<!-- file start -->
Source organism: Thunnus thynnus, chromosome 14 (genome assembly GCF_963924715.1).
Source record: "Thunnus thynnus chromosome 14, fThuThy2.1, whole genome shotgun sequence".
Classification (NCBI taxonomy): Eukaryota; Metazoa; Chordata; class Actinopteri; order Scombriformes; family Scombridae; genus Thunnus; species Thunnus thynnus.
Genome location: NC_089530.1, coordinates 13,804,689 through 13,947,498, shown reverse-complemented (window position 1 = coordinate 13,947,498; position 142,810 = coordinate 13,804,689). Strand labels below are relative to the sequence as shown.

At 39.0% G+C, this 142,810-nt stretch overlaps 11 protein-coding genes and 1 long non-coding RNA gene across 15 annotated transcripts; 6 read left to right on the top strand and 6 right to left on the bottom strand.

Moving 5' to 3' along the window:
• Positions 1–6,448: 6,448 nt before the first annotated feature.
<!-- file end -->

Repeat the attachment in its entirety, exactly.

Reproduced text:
Source organism: Thunnus thynnus, chromosome 14 (genome assembly GCF_963924715.1).
Source record: "Thunnus thynnus chromosome 14, fThuThy2.1, whole genome shotgun sequence".
Classification (NCBI taxonomy): Eukaryota; Metazoa; Chordata; class Actinopteri; order Scombriformes; family Scombridae; genus Thunnus; species Thunnus thynnus.
Genome location: NC_089530.1, coordinates 13,804,689 through 13,947,498, shown reverse-complemented (window position 1 = coordinate 13,947,498; position 142,810 = coordinate 13,804,689). Strand labels below are relative to the sequence as shown.

At 39.0% G+C, this 142,810-nt stretch overlaps 11 protein-coding genes and 1 long non-coding RNA gene across 15 annotated transcripts; 6 read left to right on the top strand and 6 right to left on the bottom strand.

Moving 5' to 3' along the window:
• Positions 1–6,448: 6,448 nt before the first annotated feature.